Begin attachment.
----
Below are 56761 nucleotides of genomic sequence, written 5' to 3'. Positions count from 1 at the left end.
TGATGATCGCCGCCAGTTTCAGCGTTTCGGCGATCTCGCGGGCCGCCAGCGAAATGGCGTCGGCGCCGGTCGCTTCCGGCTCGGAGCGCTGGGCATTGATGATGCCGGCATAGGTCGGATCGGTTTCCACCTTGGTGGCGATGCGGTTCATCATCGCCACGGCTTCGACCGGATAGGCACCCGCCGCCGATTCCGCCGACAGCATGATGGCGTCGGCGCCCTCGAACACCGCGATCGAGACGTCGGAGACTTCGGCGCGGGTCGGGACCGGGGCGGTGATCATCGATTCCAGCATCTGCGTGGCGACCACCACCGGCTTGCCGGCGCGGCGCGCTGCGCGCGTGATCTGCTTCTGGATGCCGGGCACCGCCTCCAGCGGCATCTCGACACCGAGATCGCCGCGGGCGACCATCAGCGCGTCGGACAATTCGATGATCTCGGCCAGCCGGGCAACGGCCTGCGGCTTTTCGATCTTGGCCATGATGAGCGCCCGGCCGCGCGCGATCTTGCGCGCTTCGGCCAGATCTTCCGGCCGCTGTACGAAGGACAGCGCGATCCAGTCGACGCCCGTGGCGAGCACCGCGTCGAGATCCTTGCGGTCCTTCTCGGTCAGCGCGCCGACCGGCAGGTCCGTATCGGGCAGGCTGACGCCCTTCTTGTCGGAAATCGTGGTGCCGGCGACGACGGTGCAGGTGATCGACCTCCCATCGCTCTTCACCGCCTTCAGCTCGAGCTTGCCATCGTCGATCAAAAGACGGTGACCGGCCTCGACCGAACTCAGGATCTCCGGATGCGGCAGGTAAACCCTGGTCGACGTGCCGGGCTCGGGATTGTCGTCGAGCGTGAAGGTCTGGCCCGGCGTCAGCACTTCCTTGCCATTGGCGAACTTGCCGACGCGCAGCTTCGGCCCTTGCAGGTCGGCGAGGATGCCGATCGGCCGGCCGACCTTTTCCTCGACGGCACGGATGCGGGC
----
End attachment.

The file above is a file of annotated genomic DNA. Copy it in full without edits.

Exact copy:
Below are 56761 nucleotides of genomic sequence, written 5' to 3'. Positions count from 1 at the left end.
TGATGATCGCCGCCAGTTTCAGCGTTTCGGCGATCTCGCGGGCCGCCAGCGAAATGGCGTCGGCGCCGGTCGCTTCCGGCTCGGAGCGCTGGGCATTGATGATGCCGGCATAGGTCGGATCGGTTTCCACCTTGGTGGCGATGCGGTTCATCATCGCCACGGCTTCGACCGGATAGGCACCCGCCGCCGATTCCGCCGACAGCATGATGGCGTCGGCGCCCTCGAACACCGCGATCGAGACGTCGGAGACTTCGGCGCGGGTCGGGACCGGGGCGGTGATCATCGATTCCAGCATCTGCGTGGCGACCACCACCGGCTTGCCGGCGCGGCGCGCTGCGCGCGTGATCTGCTTCTGGATGCCGGGCACCGCCTCCAGCGGCATCTCGACACCGAGATCGCCGCGGGCGACCATCAGCGCGTCGGACAATTCGATGATCTCGGCCAGCCGGGCAACGGCCTGCGGCTTTTCGATCTTGGCCATGATGAGCGCCCGGCCGCGCGCGATCTTGCGCGCTTCGGCCAGATCTTCCGGCCGCTGTACGAAGGACAGCGCGATCCAGTCGACGCCCGTGGCGAGCACCGCGTCGAGATCCTTGCGGTCCTTCTCGGTCAGCGCGCCGACCGGCAGGTCCGTATCGGGCAGGCTGACGCCCTTCTTGTCGGAAATCGTGGTGCCGGCGACGACGGTGCAGGTGATCGACCTCCCATCGCTCTTCACCGCCTTCAGCTCGAGCTTGCCATCGTCGATCAAAAGACGGTGACCGGCCTCGACCGAACTCAGGATCTCCGGATGCGGCAGGTAAACCCTGGTCGACGTGCCGGGCTCGGGATTGTCGTCGAGCGTGAAGGTCTGGCCCGGCGTCAGCACTTCCTTGCCATTGGCGAACTTGCCGACGCGCAGCTTCGGCCCTTGCAGGTCGGCGAGGATGCCGATCGGCCGGCCGACCTTTTCCTCGACGGCACGGATGCGGGC